Another factor in this argument is that more and more products began integrating technology which has been accelerating at such a rapid rate that, like it or not, the product that housed it was going to be obsolete almost immediately. What reason is there to use high quality materials, create a timeless design and test it for one million cycles if it’s destined for the landfill before next Christmas? This rapid acceleration of technology also meant that the development process had to adapt to meet these new deadlines and schedules, cutting out many of the checks and balances that might have previously delayed or cancelled entire projects. Just getting it out there as fast as possible became the mantra for many companies to stay competitive in tech and ultimately led to compromise in the design and engineering of the products.
Sadly, it’s taken a lot of hard times and heartache to expose the roots of the problems, but the attitude does seem to be shifting. Companies like GM and Ford are beginning to make high quality, well designed products at competitive prices. Apple’s dedication to design and quality is probably the best example of the return of brand loyalty, and began toppling bargain brands like Dell and HP where those attributes for a long time took a back seat. Thanks to resources like internet reviews and blogs, people are better informed and consumer expectations have risen significantly. People are again becoming impressed by quality and timeless design and appear to be willing to spend more for it. It’s now actually becoming more cool to have one extremely nice possession than 30 of whatever. Consumer behavior is finally beginning to shift and with these new expectations and demands, companies will have to innovate and meet these new standards if they are going to be competitive in the future. They’ll have to make them like they use to.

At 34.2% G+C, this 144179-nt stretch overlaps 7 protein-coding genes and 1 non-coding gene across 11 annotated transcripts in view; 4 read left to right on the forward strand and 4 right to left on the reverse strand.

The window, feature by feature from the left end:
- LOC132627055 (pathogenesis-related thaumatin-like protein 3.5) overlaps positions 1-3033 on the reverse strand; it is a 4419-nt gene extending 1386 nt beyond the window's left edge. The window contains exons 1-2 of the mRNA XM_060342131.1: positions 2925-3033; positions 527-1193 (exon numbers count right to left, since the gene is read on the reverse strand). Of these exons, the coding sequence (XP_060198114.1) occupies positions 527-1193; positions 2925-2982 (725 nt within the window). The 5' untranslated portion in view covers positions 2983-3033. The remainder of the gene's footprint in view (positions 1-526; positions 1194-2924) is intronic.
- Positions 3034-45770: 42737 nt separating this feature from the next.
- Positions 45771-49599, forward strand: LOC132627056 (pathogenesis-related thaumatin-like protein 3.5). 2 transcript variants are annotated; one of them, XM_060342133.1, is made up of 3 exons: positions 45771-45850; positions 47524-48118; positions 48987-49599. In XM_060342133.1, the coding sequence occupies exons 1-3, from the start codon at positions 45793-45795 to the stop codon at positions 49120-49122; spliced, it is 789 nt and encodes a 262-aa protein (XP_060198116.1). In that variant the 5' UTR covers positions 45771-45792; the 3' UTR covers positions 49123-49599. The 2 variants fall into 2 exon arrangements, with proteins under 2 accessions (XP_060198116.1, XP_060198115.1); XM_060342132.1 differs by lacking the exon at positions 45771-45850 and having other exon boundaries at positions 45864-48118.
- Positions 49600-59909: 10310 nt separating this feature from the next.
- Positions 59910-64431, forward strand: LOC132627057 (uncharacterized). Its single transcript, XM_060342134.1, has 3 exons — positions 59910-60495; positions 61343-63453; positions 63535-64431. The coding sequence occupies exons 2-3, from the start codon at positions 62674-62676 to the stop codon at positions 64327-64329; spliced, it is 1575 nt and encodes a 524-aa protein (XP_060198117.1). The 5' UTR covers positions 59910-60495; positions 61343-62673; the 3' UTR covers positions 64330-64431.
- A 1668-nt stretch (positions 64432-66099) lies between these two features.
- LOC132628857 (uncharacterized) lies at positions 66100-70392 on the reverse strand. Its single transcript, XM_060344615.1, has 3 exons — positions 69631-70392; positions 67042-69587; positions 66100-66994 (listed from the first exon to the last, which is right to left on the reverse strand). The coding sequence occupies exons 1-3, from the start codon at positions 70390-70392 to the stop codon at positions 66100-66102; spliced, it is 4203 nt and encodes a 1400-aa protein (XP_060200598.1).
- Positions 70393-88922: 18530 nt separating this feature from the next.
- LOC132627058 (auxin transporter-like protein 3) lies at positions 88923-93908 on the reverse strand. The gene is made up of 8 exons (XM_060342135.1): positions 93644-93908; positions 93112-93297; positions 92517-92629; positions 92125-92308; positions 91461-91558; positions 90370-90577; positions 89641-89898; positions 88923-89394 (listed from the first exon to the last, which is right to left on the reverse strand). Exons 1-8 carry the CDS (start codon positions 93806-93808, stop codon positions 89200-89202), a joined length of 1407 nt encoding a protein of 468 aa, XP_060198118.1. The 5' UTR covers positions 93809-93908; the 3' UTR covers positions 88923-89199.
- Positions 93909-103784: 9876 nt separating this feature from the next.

Coca-Cola Party Dispenser Designer: Kyle Buzzard
This was a 2 week project at Cincinnati to investigate a popular brand and invent a new product for them. The two liter has long been a best seller for parties and gatherings but they are difficult to pour, especially for children. Coca-Cola could enter a new market with a product like the dispenser which makes it easier for everyone to enjoy their products and expands their brand recognition and reputation for refreshment and fun. Completed: 2007
Inspiration- Texture and Pattern February 2013
Counterclockwise Designer: Kyle Buzzard
Counterclockwise is a clock where the dials rotate backwards to bring the correct time into the frames. This was a one week assignment at Cincinnati to simply to make something using the laser cutter. The clock is made from laser cut sheets of mdf and thick coated paper. The mechanism is mounted backwards, allowing the playful and ironic counterclockwise movement. Completed: 2008
"CES 2013 Observations" By Kyle Buzzard January 14, 2013
2D APPROACH TO 3D
Complex form and IMD used to be king, but the new trend features a bold graphical statement on a simple product. 3D Textures, bold patterns, oversized vent or perforation, etc. are used to this effect.
COMPETITION LIES IN FRINGE FEATURES AND STYLE
As performance expectations and specs are becoming more flat, the focus is less on the product itself and rather how it helps enable self expression and personal style.
Example: Griffin mid-century vs. Panasonic stark modern vs. Marley eclectic
Colors that used to just be for accessories are finding their way into product SKUs. This is reflective of a bigger trend in lifestyle and fashion influences on the world of CE. Example: Pentax Q10 has 100 color options available.
Tea Steeper Designer: Kyle Buzzard
This is one of those ideas you have right before you fall asleep.. What if you used graduated sized holes to control how long it takes water to fall through a vessel? This mechanism could allow for tea to be steeped the perfect amount of time depending on the type of tea or desired strength. This represents a few hours of ideation, cad and renders to visualize a solution. Completed: 2009